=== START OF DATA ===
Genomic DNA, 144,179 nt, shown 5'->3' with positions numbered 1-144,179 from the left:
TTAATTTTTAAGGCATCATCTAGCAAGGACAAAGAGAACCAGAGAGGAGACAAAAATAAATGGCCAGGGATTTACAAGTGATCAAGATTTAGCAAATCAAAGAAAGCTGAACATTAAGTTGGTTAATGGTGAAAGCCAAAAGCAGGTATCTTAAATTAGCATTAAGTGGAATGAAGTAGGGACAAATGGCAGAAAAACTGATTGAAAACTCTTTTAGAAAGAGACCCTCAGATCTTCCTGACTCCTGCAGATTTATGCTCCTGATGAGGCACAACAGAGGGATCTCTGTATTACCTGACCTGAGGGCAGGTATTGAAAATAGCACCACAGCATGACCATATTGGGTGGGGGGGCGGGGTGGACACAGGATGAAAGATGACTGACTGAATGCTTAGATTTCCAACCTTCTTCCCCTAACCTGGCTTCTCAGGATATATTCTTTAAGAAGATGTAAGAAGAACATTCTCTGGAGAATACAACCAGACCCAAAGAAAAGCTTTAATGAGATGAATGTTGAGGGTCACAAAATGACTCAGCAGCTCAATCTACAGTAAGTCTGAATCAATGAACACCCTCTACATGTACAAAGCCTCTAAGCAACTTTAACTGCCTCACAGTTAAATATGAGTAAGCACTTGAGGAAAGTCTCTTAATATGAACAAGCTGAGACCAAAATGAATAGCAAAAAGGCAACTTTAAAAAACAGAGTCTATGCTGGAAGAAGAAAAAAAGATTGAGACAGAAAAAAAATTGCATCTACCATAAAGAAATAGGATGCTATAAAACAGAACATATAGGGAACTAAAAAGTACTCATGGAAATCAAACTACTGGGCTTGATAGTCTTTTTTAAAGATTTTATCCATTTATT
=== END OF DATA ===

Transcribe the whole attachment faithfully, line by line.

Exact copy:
Genomic DNA, 144,179 nt, shown 5'->3' with positions numbered 1-144,179 from the left:
TTAATTTTTAAGGCATCATCTAGCAAGGACAAAGAGAACCAGAGAGGAGACAAAAATAAATGGCCAGGGATTTACAAGTGATCAAGATTTAGCAAATCAAAGAAAGCTGAACATTAAGTTGGTTAATGGTGAAAGCCAAAAGCAGGTATCTTAAATTAGCATTAAGTGGAATGAAGTAGGGACAAATGGCAGAAAAACTGATTGAAAACTCTTTTAGAAAGAGACCCTCAGATCTTCCTGACTCCTGCAGATTTATGCTCCTGATGAGGCACAACAGAGGGATCTCTGTATTACCTGACCTGAGGGCAGGTATTGAAAATAGCACCACAGCATGACCATATTGGGTGGGGGGGCGGGGTGGACACAGGATGAAAGATGACTGACTGAATGCTTAGATTTCCAACCTTCTTCCCCTAACCTGGCTTCTCAGGATATATTCTTTAAGAAGATGTAAGAAGAACATTCTCTGGAGAATACAACCAGACCCAAAGAAAAGCTTTAATGAGATGAATGTTGAGGGTCACAAAATGACTCAGCAGCTCAATCTACAGTAAGTCTGAATCAATGAACACCCTCTACATGTACAAAGCCTCTAAGCAACTTTAACTGCCTCACAGTTAAATATGAGTAAGCACTTGAGGAAAGTCTCTTAATATGAACAAGCTGAGACCAAAATGAATAGCAAAAAGGCAACTTTAAAAAACAGAGTCTATGCTGGAAGAAGAAAAAAAGATTGAGACAGAAAAAAAATTGCATCTACCATAAAGAAATAGGATGCTATAAAACAGAACATATAGGGAACTAAAAAGTACTCATGGAAATCAAACTACTGGGCTTGATAGTCTTTTTTAAAGATTTTATCCATTTATT